New Orleans, LA
I found an antique store on Frenchman Street. The walls were covered top to bottom in local folk art, wooden chairs, and flare unseen by many outside Louisiana. There was a glass window case with trinkets inside, and it was there I found a mechanical pencil from the early 1920’s. I bought it for $5, satisfied and convinced I got the better end of the bargain. My attention returned to the streets after a brief chat with the shop owner, a nice guy, who told me about the time he found that pencil. It was during the aftermath of hurricane Katrina, and he went scavenging in the debris. He found it in an old cigar box, along with a speeding ticket from 1916. We laughed at the idea of getting pulled over back then, and I later told him about my trip with candor. He, like many before him, wished me well as I left to collect my things and catch my train for El Paso.
Perhaps I hadn’t noticed it coming into New Orleans, but I noticed it leaving – our country is littered – there’s a lot of wasted space, talent, and resources out here. Only now on the train do I allow myself to reflect on that. “Step out into the world with your head high.” That was a public service announcement advertised on a billboard in the projects outside metro New Orleans. It was a motivational proposal for all those broken by poverty to simply “step out into the world” with a sense of confidence. How many of these people have heeded this advice? How many will ignore it, and resume their no-where, no-way routine? Vice has such a tight grip out here.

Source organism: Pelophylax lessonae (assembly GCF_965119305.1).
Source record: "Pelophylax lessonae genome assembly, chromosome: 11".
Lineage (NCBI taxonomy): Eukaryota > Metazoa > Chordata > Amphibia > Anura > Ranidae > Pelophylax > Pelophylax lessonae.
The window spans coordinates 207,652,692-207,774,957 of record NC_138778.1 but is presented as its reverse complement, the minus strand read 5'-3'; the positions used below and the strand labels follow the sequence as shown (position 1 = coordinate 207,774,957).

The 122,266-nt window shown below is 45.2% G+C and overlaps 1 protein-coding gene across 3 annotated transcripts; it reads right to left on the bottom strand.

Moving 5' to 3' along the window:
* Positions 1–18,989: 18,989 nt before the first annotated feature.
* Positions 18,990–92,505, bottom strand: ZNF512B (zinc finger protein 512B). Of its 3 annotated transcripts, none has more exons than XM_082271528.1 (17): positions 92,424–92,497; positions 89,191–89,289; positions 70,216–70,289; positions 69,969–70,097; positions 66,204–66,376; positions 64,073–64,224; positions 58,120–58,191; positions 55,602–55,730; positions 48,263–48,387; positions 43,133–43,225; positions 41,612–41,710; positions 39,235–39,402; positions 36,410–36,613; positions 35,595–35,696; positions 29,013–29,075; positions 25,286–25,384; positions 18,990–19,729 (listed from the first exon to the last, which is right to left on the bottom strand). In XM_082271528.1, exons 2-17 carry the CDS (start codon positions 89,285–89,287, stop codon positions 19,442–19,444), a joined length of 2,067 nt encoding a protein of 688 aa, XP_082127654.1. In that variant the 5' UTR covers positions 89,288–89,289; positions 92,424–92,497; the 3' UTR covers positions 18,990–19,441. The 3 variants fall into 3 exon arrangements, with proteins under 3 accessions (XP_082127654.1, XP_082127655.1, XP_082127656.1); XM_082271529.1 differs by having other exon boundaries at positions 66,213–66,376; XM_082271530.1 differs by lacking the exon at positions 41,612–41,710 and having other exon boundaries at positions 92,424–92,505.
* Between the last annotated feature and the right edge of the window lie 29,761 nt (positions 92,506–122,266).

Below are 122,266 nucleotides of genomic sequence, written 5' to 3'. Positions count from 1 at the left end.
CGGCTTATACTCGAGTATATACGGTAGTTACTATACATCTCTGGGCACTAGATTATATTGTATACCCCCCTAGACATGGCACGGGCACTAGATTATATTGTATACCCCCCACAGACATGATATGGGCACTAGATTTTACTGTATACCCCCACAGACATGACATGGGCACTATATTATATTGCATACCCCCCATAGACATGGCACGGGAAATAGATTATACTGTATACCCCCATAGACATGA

A black man is passed out on a train-side bench, his arm hangs off the end of it, as if it’s been there for hours, and a big white police officer approaches cautiously, as if he might walk upon a dead body on duty. Our train slowly observes before switching tracks West for El Paso and beyond.
New Orleans, LA
The French Quarter of New Orleans is a wild place. It’s certainly not safe for young, solitary explorers like me. The lure of exotic, sensual pleasure does little to mask the danger that really exists out here. Despite all that, people are friendly and good-natured. Bourbon Street during the day has a wholesome attraction, much like the food you can find out there. I was warned not to venture far, so my miles walked were in circles, around the various Rues, each with their own handful of galleries, shops, and locals. Street performers entertain and artists create art in Jackson Square, in the midst of loud music and people, and everything is bubbling with activity.
Eventually I went to the riverfront, where a man was playing a famous blues song I’ve heard so many times before. A full moon was rising behind him, and casting a line of light across the rippling river. It was a perfect moment. I took a picture of it and gave the man a couple dollars, thanking him. A drifter sitting behind him stood up as we began talking about the little beauties of this town, and he said “I’ve lived and grown up here all my life” as he held out his hand to shake mine.